I joined the Mystic Learning Center in November, coming from an after school program in Havril. When I started seeing kids at my new program eating healthy snacks I thought it was so weird. I mean these kids were asking for humus and fruit and didn’t make sense until I saw Real Kids, Real Food come in. It started to make more sense when I saw how they interacted
[expander_maker more=”Read more” less=”Read less”]with kids giving the healthy options and alternatives.
We got spoiled by the program at our Christmas family potluck when they provided the appetizers, which all of our family members thought were amazing.
By the springtime, I grew so attached to the program that I decided to enroll in the instructor Betsy Bragg’s Raw Foods certification course. From there we started making big changes to our nutrition program. Our kids are truly enjoying eating healthy foods.[/expander_maker]
My first introduction to Real Kids Real food was during the fall of 2012. I had just started working at the Mystic Learning Center and was still unfamiliar with the many partner organizations that were teaching classes every week. I found the focus on healthy vegan snacks refreshing in the face of processed sugary snacks and junk food that children are accustomed to.
[expander_maker more=”Read more” less=”Read less”] To the children’s surprise I went for the somewhat exotic foods right away. My love of Kale chips and fresh carrots further cementing my place as a “weird” adult.
Throughout the year while working with Real Kids Real Food, I saw many children become accustomed to and enjoy many healthy eating options they may have been previously unaware of. The program introduces a culture of conscious food preparation,appreciation of healthy alternatives to common foods, and a “try it, you’ll like it.” attitude that is important for picky eaters to embrace. After several months I noticed children enjoying and choosing healthy snacks that they might have scoffed at the previous fall. Real Kids Real Food has helped broaden the children’s culinary horizons.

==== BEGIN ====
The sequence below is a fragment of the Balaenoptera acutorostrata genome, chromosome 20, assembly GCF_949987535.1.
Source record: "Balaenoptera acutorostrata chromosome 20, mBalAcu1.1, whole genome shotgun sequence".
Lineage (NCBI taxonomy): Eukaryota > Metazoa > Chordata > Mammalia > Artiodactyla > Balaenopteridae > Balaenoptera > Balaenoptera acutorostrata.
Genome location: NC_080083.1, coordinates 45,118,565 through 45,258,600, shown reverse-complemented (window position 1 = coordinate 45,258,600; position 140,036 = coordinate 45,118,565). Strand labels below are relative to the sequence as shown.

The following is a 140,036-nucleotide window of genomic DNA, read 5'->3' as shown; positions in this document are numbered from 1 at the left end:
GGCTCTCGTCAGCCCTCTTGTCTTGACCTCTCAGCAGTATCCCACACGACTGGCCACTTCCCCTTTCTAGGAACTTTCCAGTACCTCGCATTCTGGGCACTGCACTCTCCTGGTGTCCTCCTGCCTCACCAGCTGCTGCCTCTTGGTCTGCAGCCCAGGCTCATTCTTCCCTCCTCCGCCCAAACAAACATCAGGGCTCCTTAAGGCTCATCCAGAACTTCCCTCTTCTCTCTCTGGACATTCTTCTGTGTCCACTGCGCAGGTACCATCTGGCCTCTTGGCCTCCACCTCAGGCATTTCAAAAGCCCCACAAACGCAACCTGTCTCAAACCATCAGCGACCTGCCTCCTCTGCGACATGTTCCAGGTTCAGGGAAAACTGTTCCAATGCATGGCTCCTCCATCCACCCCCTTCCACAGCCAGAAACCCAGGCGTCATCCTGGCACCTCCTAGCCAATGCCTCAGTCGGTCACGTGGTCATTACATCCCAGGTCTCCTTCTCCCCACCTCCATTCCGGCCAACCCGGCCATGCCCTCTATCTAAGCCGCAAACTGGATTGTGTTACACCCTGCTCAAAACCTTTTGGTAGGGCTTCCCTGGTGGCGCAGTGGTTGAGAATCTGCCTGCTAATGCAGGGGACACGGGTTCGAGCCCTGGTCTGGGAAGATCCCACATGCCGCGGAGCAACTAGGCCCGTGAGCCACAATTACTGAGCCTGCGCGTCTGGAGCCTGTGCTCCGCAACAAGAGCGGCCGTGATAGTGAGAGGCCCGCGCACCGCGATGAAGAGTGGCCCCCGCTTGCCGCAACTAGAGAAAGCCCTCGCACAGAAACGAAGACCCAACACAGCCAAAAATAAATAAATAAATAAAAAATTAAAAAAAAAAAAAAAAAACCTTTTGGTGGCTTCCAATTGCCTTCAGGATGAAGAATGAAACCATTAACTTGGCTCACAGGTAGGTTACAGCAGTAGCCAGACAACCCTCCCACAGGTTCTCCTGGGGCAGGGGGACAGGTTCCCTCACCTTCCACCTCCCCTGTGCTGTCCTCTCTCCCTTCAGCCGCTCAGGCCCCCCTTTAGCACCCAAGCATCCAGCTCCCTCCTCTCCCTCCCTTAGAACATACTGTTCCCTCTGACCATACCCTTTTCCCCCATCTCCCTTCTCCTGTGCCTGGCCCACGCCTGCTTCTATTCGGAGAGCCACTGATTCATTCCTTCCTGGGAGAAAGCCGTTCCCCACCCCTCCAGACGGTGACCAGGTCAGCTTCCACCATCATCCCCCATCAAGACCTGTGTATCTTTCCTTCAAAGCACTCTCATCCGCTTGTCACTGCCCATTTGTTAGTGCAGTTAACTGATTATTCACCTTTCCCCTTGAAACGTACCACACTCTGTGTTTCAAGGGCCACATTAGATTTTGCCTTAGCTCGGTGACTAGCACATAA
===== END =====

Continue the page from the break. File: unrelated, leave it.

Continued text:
I noticed that many of the children enjoyed the food preparation aspect of the program. This seemed to be their time to really shine. The children experienced lots of learning through active participation and were proud of the meals and snacks they produced.[/expander_maker]
My favorite thing about Real Kids, Real Food was making smoothies. I got to put bananas and strawberries to the blender all by myself. The smoothies were so good. I now like smoothies more than I like candy. Now I make smoothies at home. Real Kids, Real Food was so much fun.
JoJo LaRiccia, who named our program “Real Kids Real Food,” is a filmmaker who runs LaRiccia Media Productions and hosts JoJo’s “DreamCart” TV for kids.